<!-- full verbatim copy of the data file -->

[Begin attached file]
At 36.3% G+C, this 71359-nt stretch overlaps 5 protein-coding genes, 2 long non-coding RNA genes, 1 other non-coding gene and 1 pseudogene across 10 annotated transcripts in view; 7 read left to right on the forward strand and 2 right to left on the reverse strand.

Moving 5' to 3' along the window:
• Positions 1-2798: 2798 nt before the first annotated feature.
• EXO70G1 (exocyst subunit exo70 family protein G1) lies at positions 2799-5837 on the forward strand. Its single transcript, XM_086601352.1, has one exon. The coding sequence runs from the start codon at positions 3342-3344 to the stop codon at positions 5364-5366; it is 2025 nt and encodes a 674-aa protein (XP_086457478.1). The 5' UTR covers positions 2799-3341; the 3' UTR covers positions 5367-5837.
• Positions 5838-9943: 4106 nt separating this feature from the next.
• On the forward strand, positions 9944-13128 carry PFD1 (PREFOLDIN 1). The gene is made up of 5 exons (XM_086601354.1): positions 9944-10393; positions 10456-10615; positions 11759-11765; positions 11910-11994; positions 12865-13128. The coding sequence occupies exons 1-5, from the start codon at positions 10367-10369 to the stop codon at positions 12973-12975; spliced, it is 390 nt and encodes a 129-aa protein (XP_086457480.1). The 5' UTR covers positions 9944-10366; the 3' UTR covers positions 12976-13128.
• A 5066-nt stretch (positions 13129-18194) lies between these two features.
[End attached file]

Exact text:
At 36.3% G+C, this 71359-nt stretch overlaps 5 protein-coding genes, 2 long non-coding RNA genes, 1 other non-coding gene and 1 pseudogene across 10 annotated transcripts in view; 7 read left to right on the forward strand and 2 right to left on the reverse strand.

Moving 5' to 3' along the window:
• Positions 1-2798: 2798 nt before the first annotated feature.
• EXO70G1 (exocyst subunit exo70 family protein G1) lies at positions 2799-5837 on the forward strand. Its single transcript, XM_086601352.1, has one exon. The coding sequence runs from the start codon at positions 3342-3344 to the stop codon at positions 5364-5366; it is 2025 nt and encodes a 674-aa protein (XP_086457478.1). The 5' UTR covers positions 2799-3341; the 3' UTR covers positions 5367-5837.
• Positions 5838-9943: 4106 nt separating this feature from the next.
• On the forward strand, positions 9944-13128 carry PFD1 (PREFOLDIN 1). The gene is made up of 5 exons (XM_086601354.1): positions 9944-10393; positions 10456-10615; positions 11759-11765; positions 11910-11994; positions 12865-13128. The coding sequence occupies exons 1-5, from the start codon at positions 10367-10369 to the stop codon at positions 12973-12975; spliced, it is 390 nt and encodes a 129-aa protein (XP_086457480.1). The 5' UTR covers positions 9944-10366; the 3' UTR covers positions 12976-13128.
• A 5066-nt stretch (positions 13129-18194) lies between these two features.